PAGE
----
Wage Bargaining Structure, Employment and Economic Integration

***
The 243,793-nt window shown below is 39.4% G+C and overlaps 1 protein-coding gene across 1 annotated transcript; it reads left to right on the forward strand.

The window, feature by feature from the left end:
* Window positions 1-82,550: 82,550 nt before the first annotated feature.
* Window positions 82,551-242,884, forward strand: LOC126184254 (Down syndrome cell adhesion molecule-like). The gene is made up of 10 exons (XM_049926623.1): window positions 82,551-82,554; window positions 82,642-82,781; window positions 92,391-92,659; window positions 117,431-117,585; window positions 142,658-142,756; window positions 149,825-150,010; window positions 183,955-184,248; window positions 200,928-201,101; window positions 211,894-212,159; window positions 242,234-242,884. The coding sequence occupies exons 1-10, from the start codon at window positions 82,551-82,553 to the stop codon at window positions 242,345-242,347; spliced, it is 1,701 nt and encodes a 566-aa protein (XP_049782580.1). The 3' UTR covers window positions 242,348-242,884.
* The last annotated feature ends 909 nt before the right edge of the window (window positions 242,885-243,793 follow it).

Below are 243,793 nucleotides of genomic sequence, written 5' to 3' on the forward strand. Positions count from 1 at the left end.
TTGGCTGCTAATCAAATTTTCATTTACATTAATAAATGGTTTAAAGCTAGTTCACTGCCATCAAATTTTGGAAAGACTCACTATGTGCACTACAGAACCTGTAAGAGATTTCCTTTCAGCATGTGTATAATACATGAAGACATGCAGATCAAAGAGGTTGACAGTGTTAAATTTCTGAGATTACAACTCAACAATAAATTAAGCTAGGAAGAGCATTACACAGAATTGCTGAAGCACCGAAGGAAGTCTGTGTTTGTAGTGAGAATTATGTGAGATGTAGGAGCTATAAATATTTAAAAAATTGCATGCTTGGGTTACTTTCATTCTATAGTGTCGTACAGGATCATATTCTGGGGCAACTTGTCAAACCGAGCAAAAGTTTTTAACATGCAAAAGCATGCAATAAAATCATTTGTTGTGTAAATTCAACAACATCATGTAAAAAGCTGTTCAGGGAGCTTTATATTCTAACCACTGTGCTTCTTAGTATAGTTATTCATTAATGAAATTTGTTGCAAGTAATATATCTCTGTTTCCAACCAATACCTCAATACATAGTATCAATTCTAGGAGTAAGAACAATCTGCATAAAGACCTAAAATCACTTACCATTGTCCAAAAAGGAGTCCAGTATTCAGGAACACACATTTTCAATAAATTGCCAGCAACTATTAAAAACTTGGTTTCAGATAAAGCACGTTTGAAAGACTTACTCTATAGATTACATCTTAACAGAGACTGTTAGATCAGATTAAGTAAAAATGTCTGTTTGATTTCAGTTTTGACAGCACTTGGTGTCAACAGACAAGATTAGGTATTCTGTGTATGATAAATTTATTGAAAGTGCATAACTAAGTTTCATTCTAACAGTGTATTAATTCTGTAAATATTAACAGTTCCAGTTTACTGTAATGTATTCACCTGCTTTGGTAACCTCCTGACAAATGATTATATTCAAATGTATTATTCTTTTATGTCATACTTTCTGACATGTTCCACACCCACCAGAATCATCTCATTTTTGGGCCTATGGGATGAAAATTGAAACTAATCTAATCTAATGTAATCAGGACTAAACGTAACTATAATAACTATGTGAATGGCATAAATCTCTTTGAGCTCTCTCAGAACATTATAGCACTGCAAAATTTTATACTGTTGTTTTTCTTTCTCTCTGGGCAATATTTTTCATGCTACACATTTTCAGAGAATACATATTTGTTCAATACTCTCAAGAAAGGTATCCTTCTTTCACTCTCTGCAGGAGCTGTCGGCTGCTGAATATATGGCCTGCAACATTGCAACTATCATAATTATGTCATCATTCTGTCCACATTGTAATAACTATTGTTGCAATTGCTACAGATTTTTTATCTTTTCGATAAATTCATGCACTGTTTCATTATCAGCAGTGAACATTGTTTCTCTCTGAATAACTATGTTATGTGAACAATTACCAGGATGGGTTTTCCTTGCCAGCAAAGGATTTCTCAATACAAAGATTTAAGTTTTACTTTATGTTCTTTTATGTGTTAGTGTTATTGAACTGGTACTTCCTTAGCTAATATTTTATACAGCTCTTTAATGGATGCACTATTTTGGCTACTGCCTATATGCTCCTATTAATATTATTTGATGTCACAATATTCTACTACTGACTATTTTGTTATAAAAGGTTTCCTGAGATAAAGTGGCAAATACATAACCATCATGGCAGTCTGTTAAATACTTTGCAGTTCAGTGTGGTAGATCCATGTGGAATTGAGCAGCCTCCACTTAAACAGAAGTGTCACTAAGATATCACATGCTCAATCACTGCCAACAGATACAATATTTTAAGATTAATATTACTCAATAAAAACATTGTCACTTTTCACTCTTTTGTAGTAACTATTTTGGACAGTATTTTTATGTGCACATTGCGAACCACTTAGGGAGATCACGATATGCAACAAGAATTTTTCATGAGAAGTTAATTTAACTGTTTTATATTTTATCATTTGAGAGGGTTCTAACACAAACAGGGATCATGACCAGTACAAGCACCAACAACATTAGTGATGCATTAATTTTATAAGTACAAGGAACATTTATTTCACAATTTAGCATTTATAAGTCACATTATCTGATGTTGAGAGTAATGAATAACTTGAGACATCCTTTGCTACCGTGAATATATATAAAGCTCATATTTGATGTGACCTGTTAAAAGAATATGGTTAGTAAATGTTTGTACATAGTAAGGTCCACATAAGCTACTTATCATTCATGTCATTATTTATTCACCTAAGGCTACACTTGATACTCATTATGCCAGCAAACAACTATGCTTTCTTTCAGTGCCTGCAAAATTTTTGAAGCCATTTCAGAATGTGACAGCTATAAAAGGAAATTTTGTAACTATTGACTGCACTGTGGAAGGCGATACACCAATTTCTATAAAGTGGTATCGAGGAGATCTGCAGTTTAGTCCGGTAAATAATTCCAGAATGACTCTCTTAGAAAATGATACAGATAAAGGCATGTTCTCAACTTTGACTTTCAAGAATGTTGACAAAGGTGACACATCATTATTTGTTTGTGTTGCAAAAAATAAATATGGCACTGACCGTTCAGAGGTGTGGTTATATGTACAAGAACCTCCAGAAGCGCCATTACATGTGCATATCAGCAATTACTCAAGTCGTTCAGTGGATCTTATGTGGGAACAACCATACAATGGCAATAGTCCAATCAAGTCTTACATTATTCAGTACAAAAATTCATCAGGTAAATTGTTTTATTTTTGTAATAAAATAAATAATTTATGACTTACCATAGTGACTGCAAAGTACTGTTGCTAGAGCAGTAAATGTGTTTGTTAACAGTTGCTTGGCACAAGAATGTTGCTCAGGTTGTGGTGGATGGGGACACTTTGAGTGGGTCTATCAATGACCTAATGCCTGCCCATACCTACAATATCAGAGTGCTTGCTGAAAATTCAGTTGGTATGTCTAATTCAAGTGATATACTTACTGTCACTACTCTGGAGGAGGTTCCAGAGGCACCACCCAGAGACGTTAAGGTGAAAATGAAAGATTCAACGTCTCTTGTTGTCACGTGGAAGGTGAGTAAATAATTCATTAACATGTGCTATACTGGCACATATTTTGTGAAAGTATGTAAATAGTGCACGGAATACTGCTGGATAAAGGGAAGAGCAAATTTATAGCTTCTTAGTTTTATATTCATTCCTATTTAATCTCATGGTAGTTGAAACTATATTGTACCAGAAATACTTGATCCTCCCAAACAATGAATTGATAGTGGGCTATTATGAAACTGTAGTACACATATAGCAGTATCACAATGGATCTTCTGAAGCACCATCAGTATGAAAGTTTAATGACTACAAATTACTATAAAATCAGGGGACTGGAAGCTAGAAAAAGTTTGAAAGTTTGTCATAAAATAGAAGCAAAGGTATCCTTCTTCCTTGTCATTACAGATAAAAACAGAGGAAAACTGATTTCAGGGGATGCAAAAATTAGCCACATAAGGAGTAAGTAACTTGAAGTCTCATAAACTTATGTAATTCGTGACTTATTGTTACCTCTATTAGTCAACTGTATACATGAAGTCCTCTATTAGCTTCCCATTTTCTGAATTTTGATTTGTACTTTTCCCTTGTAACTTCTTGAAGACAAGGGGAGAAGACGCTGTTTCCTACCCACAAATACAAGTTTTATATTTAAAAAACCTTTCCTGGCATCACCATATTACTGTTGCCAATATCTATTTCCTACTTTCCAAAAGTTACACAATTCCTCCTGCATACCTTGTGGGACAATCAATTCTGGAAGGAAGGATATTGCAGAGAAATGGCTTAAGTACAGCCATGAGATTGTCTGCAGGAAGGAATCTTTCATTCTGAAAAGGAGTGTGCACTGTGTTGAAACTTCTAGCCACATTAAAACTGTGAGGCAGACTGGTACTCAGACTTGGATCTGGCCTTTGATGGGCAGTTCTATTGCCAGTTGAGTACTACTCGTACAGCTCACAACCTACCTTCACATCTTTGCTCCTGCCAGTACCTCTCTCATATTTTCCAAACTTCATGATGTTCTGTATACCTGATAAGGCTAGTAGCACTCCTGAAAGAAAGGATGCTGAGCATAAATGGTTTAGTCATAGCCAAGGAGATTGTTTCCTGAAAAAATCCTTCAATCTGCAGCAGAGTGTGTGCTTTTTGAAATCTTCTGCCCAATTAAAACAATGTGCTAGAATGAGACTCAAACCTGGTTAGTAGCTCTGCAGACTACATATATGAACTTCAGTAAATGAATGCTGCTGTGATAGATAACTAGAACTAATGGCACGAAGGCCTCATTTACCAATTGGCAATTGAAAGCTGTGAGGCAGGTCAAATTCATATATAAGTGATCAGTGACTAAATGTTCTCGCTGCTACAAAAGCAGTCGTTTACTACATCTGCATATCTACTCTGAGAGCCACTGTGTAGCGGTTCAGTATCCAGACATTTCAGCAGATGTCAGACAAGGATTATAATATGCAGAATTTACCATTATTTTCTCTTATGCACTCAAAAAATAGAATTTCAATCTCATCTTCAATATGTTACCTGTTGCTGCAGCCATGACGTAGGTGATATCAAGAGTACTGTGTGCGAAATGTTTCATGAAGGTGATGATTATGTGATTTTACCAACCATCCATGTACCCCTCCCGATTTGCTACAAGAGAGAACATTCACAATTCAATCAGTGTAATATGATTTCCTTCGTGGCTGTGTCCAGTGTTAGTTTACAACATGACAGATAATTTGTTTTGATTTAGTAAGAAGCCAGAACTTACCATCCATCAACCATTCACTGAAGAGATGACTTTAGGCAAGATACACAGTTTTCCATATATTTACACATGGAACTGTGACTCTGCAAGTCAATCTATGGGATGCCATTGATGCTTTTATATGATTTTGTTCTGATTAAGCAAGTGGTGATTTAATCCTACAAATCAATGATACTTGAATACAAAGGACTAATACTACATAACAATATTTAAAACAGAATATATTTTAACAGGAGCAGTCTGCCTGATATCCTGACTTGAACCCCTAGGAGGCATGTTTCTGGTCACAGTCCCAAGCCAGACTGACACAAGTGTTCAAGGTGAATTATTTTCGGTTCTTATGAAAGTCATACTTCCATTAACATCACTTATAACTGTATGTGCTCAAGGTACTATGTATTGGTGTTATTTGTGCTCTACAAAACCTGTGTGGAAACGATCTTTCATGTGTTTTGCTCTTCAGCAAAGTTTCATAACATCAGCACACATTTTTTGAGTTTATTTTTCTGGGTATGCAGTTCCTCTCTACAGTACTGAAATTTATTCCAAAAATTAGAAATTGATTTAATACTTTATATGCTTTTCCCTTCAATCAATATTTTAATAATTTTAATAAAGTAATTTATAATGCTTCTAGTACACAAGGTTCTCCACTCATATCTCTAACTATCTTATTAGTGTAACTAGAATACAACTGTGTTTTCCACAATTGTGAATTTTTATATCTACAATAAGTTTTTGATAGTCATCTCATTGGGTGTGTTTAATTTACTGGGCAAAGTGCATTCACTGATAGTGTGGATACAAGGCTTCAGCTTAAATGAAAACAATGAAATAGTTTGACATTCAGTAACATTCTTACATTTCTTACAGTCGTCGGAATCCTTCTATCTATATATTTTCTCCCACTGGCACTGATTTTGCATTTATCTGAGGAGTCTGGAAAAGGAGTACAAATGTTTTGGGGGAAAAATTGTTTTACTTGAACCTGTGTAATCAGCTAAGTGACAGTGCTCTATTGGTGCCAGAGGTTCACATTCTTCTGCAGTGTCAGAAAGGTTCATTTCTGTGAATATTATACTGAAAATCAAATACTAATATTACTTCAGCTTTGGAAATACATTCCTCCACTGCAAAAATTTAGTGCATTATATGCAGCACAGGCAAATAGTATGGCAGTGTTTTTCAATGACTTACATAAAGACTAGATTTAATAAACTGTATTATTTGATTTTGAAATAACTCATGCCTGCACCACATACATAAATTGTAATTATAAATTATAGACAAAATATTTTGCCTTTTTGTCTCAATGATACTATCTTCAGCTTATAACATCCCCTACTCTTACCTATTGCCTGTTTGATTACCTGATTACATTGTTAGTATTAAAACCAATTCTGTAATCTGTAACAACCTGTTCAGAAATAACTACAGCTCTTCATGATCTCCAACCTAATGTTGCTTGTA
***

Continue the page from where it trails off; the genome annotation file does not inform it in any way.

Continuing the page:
It is widely believed that the integration of European economies will have little impact on labour mobility. This does not mean, however, that European labour markets will be unaffected by the process of economic integration. In this paper we show that with increased competition from closer economic integration, the hump-shaped pattern summarizing the relationship between economic performance and the degree of centralization in wage bargaining (Calmfors and Driffill, 1988) flattens out. As a consequence, the importance of the position of a particular economy on the wage-bargaining scale diminishes. We find, however, that the post-integration wage-price structure is closer to the configuration familiar to decentralized economies. It can be inferred that the adjustment to the new environment could be more difficult for economies characterized by centralized wage bargaining.
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